Basic research by medical oncologist Andrea Wang-Gillam, MD, PhD, surgeon William Hawkins, MD, and others is fostering development of new pancreas cancer therapies.
Washington University hepatobiliary-pancreatic and gastrointestinal (HPB-GI) surgeons not only offer advanced treatments but also are at the forefront of research on liver and pancreatic cancer.
Before or after surgery, patients may be approached by our clinical research coordinator regarding trials for which they may be eligible. Participating in these trials is strongly encouraged, as it serves to help advance diagnosis and treatment of cancers of the GI tract.
As part of the Whipple procedure – the major operation for pancreatic cancer – these surgeons have pioneered a technique resulting in the lowest fistula rate reported in any large surgical series: only 1.5 percent.
Among areas of recent investigation, HPB-GI researchers showed that the radical antegrade modular pancreatosplenectomy (RAMPS) procedure is highly effective in removing cancers of the body and tail of the pancreas. They also demonstrated that a new stapling method led to fewer postoperative problems for patients undergoing pancreas surgery.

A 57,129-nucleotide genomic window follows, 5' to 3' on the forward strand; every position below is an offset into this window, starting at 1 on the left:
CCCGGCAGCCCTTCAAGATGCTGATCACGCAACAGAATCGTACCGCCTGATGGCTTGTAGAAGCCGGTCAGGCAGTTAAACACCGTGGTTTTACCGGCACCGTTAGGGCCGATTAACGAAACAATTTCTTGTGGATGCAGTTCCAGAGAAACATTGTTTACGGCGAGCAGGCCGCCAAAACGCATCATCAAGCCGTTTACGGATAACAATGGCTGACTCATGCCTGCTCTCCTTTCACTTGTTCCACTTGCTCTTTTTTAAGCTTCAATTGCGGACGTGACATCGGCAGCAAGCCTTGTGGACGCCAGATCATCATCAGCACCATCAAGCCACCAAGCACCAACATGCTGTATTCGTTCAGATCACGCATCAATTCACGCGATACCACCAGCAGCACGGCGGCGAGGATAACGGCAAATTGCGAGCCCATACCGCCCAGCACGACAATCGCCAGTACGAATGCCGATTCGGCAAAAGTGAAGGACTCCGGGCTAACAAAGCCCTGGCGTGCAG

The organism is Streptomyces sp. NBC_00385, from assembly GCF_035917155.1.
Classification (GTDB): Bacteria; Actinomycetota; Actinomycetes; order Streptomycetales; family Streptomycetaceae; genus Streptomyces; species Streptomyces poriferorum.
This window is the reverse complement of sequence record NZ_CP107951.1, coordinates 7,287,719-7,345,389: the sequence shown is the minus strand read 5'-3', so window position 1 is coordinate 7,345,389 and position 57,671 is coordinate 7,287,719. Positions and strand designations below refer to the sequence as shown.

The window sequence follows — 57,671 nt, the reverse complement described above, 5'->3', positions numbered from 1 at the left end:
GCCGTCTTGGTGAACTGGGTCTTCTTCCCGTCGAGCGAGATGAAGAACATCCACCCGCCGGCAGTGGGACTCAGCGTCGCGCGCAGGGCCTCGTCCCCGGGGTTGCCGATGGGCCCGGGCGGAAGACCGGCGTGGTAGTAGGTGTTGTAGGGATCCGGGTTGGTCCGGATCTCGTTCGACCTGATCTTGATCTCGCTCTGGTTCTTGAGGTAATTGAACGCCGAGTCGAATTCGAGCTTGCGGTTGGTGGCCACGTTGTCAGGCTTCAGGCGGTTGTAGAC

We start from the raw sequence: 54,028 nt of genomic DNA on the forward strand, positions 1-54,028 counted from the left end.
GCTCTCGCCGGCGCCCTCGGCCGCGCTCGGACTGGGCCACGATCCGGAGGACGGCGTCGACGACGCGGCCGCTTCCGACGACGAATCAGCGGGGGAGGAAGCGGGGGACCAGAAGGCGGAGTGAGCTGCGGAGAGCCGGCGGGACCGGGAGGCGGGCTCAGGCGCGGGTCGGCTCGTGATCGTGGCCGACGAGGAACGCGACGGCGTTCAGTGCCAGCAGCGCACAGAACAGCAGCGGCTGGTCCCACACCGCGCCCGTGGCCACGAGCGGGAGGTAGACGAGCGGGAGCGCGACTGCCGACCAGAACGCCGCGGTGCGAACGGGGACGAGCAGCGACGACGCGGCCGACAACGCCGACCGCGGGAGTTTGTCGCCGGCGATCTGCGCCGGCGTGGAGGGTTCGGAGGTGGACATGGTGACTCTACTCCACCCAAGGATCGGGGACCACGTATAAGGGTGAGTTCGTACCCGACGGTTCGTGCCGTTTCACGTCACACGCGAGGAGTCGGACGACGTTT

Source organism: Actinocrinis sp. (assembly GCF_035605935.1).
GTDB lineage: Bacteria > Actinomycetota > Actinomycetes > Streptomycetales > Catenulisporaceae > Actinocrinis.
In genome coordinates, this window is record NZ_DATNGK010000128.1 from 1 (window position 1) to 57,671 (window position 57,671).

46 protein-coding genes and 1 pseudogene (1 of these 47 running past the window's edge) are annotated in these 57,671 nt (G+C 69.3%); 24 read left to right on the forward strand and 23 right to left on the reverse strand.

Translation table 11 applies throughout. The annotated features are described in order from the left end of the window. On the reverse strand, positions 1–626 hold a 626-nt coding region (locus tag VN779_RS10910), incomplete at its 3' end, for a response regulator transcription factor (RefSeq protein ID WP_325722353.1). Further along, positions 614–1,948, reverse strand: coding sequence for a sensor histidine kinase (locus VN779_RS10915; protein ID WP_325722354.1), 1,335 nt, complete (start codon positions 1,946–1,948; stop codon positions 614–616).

Other areas of study include:
- Potential tools for the early detection of pancreas cancer and for metastatic disease that accompanies the malignancy
- The presence of tumors in the liver secondary to colorectal cancer even after imaging shows they have disappeared
- Phase II clinical trial of adjuvant therapy in patients with pancreatic cancer
- A clinical trial measuring the effectiveness of pre- and post-operative chemotherapy in combination with resection for liver tumors secondary to colorectal cancer
- Evaluation of a novel immunotherapy treatment for patients with pancreatic cancer
- Active investigation into the genetics and genomics of cancer metastases
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